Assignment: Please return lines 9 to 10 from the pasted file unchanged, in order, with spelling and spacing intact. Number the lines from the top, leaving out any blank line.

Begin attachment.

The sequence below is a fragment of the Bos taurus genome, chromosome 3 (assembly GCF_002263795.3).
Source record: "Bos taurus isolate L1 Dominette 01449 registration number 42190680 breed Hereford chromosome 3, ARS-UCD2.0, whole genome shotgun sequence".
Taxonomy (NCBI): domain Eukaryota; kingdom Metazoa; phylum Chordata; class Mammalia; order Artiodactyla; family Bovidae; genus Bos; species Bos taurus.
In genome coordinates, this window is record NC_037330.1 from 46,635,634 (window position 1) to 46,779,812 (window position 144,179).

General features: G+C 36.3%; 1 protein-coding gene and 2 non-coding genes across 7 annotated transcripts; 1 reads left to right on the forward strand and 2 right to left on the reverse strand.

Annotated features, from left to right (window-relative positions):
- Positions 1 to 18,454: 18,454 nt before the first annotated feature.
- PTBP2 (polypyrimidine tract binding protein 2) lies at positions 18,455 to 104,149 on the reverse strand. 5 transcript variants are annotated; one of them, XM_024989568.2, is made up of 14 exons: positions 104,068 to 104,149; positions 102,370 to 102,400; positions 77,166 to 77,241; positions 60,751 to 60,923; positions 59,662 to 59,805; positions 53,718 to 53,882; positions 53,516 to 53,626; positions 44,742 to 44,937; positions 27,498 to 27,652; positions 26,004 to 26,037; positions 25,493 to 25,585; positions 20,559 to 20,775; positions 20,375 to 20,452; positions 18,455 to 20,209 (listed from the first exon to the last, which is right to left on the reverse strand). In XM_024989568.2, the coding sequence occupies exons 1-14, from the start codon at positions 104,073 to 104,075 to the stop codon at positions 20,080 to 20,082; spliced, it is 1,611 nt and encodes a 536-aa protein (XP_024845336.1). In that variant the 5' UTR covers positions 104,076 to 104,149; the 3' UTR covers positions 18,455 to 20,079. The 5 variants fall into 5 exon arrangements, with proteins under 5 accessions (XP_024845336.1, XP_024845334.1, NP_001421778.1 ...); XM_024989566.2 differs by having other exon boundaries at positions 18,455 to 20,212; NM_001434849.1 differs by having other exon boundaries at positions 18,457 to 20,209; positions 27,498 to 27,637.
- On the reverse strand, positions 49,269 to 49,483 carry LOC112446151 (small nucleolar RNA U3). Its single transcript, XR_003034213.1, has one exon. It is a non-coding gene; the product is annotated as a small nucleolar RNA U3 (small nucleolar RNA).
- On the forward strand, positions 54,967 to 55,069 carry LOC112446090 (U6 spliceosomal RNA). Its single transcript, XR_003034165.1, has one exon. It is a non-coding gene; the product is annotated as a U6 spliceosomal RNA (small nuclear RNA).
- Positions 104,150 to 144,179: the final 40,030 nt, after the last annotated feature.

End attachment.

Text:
- On the reverse strand, positions 49,269 to 49,483 carry LOC112446151 (small nucleolar RNA U3). Its single transcript, XR_003034213.1, has one exon. It is a non-coding gene; the product is annotated as a small nucleolar RNA U3 (small nucleolar RNA).
- On the forward strand, positions 54,967 to 55,069 carry LOC112446090 (U6 spliceosomal RNA). Its single transcript, XR_003034165.1, has one exon. It is a non-coding gene; the product is annotated as a U6 spliceosomal RNA (small nuclear RNA).